Running Tests on Multiple Operating Systems - Basic Steps

Applies to TestComplete 15.42, last modified on August 01, 2022
Information in this topic applies to desktop and web applications.

To check that your application works correctly on different Windows versions, you need to test it on all of them.

Creating tests for different Windows versions may be tricky, because there are some differences between them. For example:

  • Windows system paths and file names: C:\Users vs C:\Documents and Settings, Documents vs My Documents, and so on.

  • Different UI in standard system dialogs (Open File and others).

  • Different settings of User Account Control (UAC), which prevents applications from performing privileged operations unless they have administrator permissions.

TestComplete includes features that make it easier to create tests for different Windows versions:

  • The Sys.OSInfo and aqEnvironment objects let you check the Windows version to include version-specific operations in your tests.

  • The OpenFile and SaveFile methods let you work with the Open File and Save File dialogs in the same way on different Windows versions.

For common tasks and solutions, see the topics of the Running Tests on Multiple Operating Systems - Typical Tasks section.

General Approach

The overall procedure of creating tests to be run on multiple operating systems contains the following steps:

  1. Plan steps your test will perform and determine which steps will be common for all operating systems and which steps will be specific to particular operating systems.

  2. Implement test steps. It is recommended that test steps be implemented as separate script routines, keyword tests, low-level procedures, and so on.

  3. Group created steps so that steps specific to operating systems are run only on corresponding operating systems and common steps are run on all operating systems. To manage created steps, you can use test items or you can manage them from other tests. For more information on that, see Running a Test by Name.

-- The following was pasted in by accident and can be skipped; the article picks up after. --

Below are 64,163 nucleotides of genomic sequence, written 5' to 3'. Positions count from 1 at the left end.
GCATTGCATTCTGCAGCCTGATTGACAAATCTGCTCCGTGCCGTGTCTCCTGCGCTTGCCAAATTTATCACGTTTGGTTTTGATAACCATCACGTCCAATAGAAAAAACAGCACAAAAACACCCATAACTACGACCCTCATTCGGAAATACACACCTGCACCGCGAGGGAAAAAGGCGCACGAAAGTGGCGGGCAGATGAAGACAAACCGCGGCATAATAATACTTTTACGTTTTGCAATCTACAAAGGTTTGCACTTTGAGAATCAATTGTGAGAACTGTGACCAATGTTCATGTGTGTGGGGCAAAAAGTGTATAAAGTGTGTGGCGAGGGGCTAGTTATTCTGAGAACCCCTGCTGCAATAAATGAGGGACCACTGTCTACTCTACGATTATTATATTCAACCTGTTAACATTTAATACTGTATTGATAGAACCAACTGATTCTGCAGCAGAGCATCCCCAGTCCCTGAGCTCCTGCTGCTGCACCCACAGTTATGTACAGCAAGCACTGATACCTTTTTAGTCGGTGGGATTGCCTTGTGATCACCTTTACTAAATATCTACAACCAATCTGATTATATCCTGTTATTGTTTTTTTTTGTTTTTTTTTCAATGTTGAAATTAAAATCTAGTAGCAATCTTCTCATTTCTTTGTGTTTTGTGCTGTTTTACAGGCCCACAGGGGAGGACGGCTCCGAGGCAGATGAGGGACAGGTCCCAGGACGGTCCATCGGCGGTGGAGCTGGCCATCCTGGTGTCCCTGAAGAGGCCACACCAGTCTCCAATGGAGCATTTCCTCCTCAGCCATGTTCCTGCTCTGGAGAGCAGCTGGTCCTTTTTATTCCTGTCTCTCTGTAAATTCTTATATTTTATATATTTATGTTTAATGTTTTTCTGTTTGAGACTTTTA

4. Select the environment where your tests will be run. You can either use physical computers, or virtual computers with desired operating systems installed. Make sure you have network access to computers where the tests will be run and those computers have TestComplete (or TestExecute) installed.

  5. Select an approach you will use to control test runs on other operating systems:

    • You can control the tests manually, that is, you have to log in to computers with the desired operating system running, copy the tests there and initiate a test run.

Analyzing Results

After you run your tests on several operating systems, you may want to gather results generated for each operating system, compare and analyze them. For each test run TestComplete generates a test log that contains information on all actions performed during the run.

Explore the test log generated for your tested application on different operating systems to learn whether the tests are successful. To view the test log generated for your tested applications on multiple operating systems, you can either log in to the remote computers where the tests were run and access the logs manually or you can use various features provided by TestComplete for managing logs.

For more information on working with TestComplete logs, see Test Results.

Note: If you use a network suite to control test runs, you can configure it to gather test results automatically. After a test run is finished, all results will be copied from the remote computers to the computer from which you control the test run and included into a common network suite log.

See Also

Running Tests on Multiple Operating Systems
Creating Tests
Tests, Test Items, and Test Cases
Test Results

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